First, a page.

The post also goes out of its way to insult us, asking “What were we thinking” in accepting congestion and pollution in our daily lives. Since, before clean energy and self-driving clean cars, people had to struggle to go from home to their 9-5 jobs, often using gas-guzzling cars because they were all gas-guzzlers, it’s not like people had much choice in the matter… that’s what you did to make a living.
The post makes an interesting statement: “When products are turned into services, no one has an interest in things with a short life span.” This point is dubious: It has been demonstrated by the public that, when products become services, the public no longer cares about a product’s life span; it only has to work when the public wants it, and no consideration is given for how long it will last afterward. This, again, is the hallmark of a disposable economy, and it tends to lead to more waste, higher costs and cheaper goods.
The post also suggests that environmental problems seem far away. So, global warming and the ravages of climate change—extreme and unprecedented weather, catastrophic flooding in areas and droughts in others, sea level rise, dying oceans, etc—have been reversed in 12 years? Bravo. And another dubious statement: “Nobody would dare to touch the protected areas of nature because they constitute such value to our well being.” I’m beginning to doubt the author has ever been to an American national park.
In fact, it’s possible that the reasons I don’t agree with some of the author’s suggestions are simply because I’m not Danish. I suspect that some of the attitudes expressed by the post are more consistent with northern European attitudes and institutions, which are significantly different than American attitudes. That doesn’t make them wrong; but Denmark and the U.S. are very different countries, and due to the differences in scale between them, what might make sense in one country might not work the same in another. As an example, small countries can afford to roll out things like internet service to every household, while in vast countries like the U.S., providing internet service to every household is magnitudes of order more expensive, and provided by privately-owned profit-based companies instead of governments, and so has not been accomplished yet. (If ever.)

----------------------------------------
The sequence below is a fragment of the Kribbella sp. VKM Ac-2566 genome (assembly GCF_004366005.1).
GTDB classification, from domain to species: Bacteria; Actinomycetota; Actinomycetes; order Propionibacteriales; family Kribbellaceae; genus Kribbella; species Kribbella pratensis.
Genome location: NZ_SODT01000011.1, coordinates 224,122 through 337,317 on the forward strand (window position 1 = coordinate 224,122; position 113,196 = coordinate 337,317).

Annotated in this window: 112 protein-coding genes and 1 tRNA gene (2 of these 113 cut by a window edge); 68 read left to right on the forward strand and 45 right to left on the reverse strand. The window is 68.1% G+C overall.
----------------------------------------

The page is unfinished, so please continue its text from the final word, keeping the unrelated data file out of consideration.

Near the end, the blogger expresses dismay at those who rejected the wonders of technology and left the city (presumably to live in Yurts and hunt their own food), and are clearly not enjoying the experience of free everything and total leisure. I wonder with dismay about all the people who want in on city life. Granted there will be people who want to live the old-fashioned life of working for wages and buying everything you need… but I’m pretty sure there will be a significantly larger population who’d rather live the easy life of the city. And if that city isn’t already inundated with people like that… someone must be actively keeping them out. Are there fences and walls around the city, outside of which, hordes of people fight to get in? Or are they kept at bay with continuing supplies of free goods thrown over the walls to placate them?
So, ultimately the post’s city is yet another example of a Metropolis of elites, living in their ivory towers, while the rest of humanity slaves away at its feet and wishes to somehow be granted entry into a world of leisure and plenty. Maybe the only way this fully subsidized, disposable economy can exist is on the bent and broken backs of unseen workers, the ripened fruit of others’ labors outside the city.
Or, at the very least, a city that uses technology in the most extreme ways, producing at impulse and disposing of used items as quickly, and refusing to share its gifts with those outside the city in the belief that the outsiders would rather live the life of a busy, dirty, cruel past. The blogger writes off those outside the city as Bohemians, and feels sorry for them.
You can see that I wasn’t too impressed by the post: Too lacking in detail about the technology that transformed the poster’s life, yet too full of assumptions about what makes a good life; the speaker has a low opinion of people who don’t agree with that assessment; and no interest in trying to take the gospel to the outsiders to improve their lot. It’s a fairy tale with a thin, fragile backdrop that barely conceals the machinations behind it. The concerns of technology are totally lost behind the social implications of a no-effort, no-cost lifestyle enjoyed by only a few.
I’m not confusing the story with the author, and I understand that Auken is not a fiction writer; but I don’t see that she provided enough to base a useful conversation on the future pros and cons of technology in 2030. Hopefully the discussion at the Global Future Councils was more constructive… I would have been at a loss to contribute much.